“It wasn’t til I was 15 I realised Yiddish was a language that could be spoken, not just shouted.”
The ACJC’s new “Yiddish Melbourne” website has a write up in The Age today, so I had a look around. I was moved and surprised, even, by some of the memoirs of Yiddish life in Melbourne. They are well worth a read, as is this extract below:
My feelings for Yiddish Carlton run the whole spectrum from love to hatred. Hate, because Yiddish is associated with being coerced; how it was thrust on me by parents, who were determined to keep it alive in our home. They had enormous expectations of me to excel at Yiddish school — to bring home the highest marks, and they did not spare the show of disappointment if I fell short. There is also the memory of coming home alone on winter evenings after a Yiddish class through half-empty streets, having to navigate past an army barrack, scared of being accosted by a predatory male.
Today, as I mellow, I love it because the language sits so well in the psyche, seeming to just flow from the innermost memories of countless generations…
The Kadimah, the focal point of Jewish secular life in Melbourne, was run mainly by the Bund, many of whose spokespeople were from Lithuania or Latvia. They adopted a tone of moral superiority and were convinced that they had precedence over Jewish culture and survival. From my perspective, the Kadimah had two functions: the Yiddishe Shule and the Yiddishe Teater. I had no option but to attend Yiddishe Shule. My parents perceived Yiddish and Yiddishe Kultur as a panacea, a saving grace — it was the only way to maintain a Jewish identity, to protect against assimilation, which for them signified a cardinal sin, even annihilation. It may have been a penance for the guilt they felt for having escaped the Holocaust, whereas their loved ones did not. Adherence to the language, and to the people who spoke it, was a haven from the essential alienation they felt as immigrants.
-Aviva Kowadlo Silbergeld
The site has a great bibliography for books and other resources on and in Yiddish, and an overview of the history of Yiddish in Melbourne, which is pretty valuable too. There’s a biography of many famous Melbourne Yiddish figures, such as the legendary Melbourne Yiddish actress Rachel, or Rokhel, Holzer, In fact, after reading about her on the site, I found this compelling write-up about her in the Jewish Women’s Archives, which I couldn’t help but include part of here:
…Holzer’s most legendary moment was in Melbourne, in March 1966, at a recital given by visiting Russian poet, Yevgeny Yevtushenko. Before an audience of six thousand, Holzer recited Yevtushenko’s Babi Yar, which tells of a ravine near Kiev where thousands of Jews were murdered by the Germans. Holzer whispered and roared as she became the mothers who had lost their children, she trembled as she embodied the grief and the loss of thousands of her people. Yevtushenko was visibly moved by Holzer’s haunting Yiddish recital, as were all present. There was not a dry eye in the audience. The Australian press described her recital as electrifying…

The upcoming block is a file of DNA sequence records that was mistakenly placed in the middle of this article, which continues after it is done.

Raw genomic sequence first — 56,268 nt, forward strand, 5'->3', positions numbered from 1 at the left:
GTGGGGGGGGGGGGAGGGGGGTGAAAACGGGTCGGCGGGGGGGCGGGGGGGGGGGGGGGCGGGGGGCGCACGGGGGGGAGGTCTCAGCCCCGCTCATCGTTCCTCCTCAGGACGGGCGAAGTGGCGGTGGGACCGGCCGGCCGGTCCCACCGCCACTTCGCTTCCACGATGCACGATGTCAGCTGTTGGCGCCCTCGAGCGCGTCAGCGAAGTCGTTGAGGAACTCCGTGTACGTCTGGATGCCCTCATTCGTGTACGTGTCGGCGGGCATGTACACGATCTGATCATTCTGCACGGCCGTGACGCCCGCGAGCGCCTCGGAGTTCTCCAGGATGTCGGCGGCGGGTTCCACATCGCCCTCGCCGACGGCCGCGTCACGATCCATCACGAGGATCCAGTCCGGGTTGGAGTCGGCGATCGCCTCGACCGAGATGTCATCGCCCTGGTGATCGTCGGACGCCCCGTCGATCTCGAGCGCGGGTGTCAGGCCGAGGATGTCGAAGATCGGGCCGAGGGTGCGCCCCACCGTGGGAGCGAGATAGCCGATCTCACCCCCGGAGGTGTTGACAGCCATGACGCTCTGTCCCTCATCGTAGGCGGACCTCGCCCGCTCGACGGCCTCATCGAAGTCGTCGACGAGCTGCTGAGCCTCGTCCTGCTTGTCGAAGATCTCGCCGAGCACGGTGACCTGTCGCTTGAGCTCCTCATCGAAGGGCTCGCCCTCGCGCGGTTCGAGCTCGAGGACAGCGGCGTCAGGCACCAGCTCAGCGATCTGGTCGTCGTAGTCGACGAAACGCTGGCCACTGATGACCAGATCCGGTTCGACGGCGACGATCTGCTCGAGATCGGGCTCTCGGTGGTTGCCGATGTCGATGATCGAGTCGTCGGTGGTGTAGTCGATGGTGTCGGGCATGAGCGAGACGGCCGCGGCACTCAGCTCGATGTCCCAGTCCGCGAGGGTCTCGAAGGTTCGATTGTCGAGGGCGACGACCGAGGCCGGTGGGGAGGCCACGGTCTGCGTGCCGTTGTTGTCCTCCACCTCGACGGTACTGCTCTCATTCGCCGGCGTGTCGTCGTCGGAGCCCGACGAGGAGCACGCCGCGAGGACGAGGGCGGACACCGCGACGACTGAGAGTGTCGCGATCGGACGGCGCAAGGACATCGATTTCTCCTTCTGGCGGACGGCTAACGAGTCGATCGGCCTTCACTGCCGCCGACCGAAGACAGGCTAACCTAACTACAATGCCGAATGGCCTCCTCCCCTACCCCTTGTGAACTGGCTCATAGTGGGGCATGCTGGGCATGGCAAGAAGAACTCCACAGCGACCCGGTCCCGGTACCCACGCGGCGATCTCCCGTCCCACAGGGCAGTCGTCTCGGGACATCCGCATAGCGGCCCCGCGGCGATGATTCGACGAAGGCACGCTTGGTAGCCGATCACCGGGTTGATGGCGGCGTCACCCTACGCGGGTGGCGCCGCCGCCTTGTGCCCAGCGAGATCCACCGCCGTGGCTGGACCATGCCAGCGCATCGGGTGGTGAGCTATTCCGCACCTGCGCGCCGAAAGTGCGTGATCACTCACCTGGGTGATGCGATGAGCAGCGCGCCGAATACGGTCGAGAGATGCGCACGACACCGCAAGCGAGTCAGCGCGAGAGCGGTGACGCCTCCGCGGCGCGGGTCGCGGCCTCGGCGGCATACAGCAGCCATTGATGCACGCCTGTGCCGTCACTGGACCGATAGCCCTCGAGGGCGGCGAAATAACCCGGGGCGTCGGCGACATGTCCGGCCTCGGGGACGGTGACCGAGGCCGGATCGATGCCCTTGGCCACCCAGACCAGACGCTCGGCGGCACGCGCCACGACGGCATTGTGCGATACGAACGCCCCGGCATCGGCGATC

Holzer’s stage career extended across continents, lasting more than fifty years. She was a powerful presence in the Yiddish theater, a warm, wise, gentle and dignified actor and director, who was highly respected and deeply loved. Yiddish poets Y. M. Levin and A. Cykert published odes to Rokhl Holzer in Di Oystralishe Yidishe Nayes in 1979 and 1980 respectively.
While Holzer did not give birth to any children, believing that the world was an unfit place for a child, she became like a mother to the young actor Paula Kochen, whom she called mayn tokhterl [sic] (my little daughter). With Holzer as her mentor, Kochen too became a star of the Yiddish theater, first appearing in the Holzer production Be-Arvot ha-Negev (In the Negev Desert) in 1950.
Holzer lived her last years in the Smorgon Wing of Montefiore Homes before dying on November 14, 1998. In an interview for her ninetieth birthday, she told Australian Jewish News journalist Peter Kohn, “I was born with this love [for the stage]. If I had my life to live again, I would choose a career on the stage again. Definitely.”
On a side note, what seems missing from this site are resources about contemporary Yiddish language and culture, as the tone of the website seems to be very much an archive of a past era. This kind of Yiddish revival may not be huge in Melbourne, but is definitely something I know Melbourne yids my age (such as the writers for this blog, for example) are interested in, and have access to in this internet age. I mean bands like The Shondes, organisations like The Workman’s Circle, and projects like radio 613.